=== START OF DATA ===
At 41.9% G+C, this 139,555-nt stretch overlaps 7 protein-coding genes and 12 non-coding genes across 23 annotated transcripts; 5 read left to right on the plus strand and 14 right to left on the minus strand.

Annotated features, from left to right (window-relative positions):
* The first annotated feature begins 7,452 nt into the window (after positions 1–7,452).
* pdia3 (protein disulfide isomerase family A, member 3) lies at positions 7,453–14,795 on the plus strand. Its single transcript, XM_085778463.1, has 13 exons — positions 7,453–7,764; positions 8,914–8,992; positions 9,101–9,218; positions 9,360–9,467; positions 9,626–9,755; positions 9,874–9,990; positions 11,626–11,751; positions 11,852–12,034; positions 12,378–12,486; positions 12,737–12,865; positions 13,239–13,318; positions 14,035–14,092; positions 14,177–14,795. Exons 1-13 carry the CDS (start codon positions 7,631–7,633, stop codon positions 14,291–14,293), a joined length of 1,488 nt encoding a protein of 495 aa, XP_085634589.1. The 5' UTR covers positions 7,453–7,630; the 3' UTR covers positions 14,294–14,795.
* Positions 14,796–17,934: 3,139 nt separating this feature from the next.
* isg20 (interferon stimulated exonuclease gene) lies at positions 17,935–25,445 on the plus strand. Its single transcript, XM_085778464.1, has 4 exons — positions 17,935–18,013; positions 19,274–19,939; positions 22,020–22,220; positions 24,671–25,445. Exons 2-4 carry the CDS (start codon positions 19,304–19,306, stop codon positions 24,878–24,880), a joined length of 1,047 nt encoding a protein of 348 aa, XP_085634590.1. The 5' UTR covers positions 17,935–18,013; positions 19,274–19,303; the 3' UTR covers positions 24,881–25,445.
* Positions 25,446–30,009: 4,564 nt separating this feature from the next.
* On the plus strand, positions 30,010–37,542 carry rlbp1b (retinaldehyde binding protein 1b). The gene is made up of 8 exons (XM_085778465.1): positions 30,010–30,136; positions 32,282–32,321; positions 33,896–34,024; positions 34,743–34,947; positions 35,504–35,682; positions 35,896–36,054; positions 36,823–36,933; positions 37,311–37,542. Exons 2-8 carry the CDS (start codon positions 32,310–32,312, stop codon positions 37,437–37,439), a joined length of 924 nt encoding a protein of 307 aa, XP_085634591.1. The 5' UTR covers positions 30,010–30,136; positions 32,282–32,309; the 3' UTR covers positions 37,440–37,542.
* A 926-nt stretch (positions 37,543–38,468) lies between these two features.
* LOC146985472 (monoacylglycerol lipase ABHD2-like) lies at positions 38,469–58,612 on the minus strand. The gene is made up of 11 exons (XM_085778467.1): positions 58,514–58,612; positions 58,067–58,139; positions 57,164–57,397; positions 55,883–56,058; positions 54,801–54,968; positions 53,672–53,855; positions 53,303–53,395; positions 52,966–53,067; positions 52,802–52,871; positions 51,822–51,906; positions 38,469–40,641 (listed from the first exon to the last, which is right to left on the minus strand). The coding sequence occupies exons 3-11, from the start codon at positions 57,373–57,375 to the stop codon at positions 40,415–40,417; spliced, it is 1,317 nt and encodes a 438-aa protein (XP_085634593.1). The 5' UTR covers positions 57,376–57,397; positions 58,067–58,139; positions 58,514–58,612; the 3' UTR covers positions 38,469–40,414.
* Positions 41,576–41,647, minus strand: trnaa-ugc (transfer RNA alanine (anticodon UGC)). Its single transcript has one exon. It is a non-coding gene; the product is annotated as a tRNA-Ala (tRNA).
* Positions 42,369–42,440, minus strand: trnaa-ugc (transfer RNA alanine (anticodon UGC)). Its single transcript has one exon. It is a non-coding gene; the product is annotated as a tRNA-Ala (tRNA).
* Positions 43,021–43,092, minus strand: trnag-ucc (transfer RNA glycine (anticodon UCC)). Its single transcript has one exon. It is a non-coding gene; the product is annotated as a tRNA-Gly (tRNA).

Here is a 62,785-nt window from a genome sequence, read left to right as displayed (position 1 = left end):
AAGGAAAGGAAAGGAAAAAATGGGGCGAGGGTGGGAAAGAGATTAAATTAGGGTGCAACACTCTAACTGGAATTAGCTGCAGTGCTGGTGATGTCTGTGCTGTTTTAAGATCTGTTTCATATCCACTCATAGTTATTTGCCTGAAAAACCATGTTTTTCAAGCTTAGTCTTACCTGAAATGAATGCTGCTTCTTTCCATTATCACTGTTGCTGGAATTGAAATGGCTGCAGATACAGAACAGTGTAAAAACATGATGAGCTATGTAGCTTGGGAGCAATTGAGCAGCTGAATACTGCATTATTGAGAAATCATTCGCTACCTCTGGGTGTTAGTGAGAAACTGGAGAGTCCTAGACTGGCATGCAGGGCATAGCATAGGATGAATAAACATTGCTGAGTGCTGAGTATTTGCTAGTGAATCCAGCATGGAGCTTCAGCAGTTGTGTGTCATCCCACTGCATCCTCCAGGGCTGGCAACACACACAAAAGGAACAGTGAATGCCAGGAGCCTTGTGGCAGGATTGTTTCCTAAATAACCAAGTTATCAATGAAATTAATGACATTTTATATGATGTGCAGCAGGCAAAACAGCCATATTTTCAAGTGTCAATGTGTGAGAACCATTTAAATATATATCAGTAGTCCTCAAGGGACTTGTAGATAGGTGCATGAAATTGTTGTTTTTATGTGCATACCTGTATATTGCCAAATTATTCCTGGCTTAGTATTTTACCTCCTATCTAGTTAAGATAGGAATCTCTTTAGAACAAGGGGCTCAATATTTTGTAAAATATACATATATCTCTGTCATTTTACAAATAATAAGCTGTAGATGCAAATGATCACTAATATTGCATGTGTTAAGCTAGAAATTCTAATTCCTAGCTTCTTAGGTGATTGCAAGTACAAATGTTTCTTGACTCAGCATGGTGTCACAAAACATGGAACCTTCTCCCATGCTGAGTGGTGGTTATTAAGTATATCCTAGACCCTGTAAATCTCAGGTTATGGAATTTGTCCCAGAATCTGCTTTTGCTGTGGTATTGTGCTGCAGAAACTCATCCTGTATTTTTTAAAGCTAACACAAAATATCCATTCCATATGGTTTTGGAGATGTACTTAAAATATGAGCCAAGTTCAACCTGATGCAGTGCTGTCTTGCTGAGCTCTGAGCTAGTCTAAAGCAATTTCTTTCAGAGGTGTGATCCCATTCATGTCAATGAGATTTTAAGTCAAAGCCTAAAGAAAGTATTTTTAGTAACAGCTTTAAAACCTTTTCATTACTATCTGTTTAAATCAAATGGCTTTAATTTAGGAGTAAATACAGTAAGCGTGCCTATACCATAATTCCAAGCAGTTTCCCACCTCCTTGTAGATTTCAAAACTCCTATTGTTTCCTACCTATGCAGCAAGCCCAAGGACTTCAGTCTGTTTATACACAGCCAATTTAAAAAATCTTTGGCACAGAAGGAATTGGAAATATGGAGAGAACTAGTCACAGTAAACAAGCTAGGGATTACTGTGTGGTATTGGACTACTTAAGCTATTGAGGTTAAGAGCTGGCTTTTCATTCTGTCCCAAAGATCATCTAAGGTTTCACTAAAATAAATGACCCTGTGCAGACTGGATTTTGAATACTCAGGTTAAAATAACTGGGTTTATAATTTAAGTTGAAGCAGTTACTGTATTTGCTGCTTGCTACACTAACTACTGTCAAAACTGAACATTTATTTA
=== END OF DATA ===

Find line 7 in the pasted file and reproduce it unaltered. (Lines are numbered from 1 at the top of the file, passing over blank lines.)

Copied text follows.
* Positions 25,446–30,009: 4,564 nt separating this feature from the next.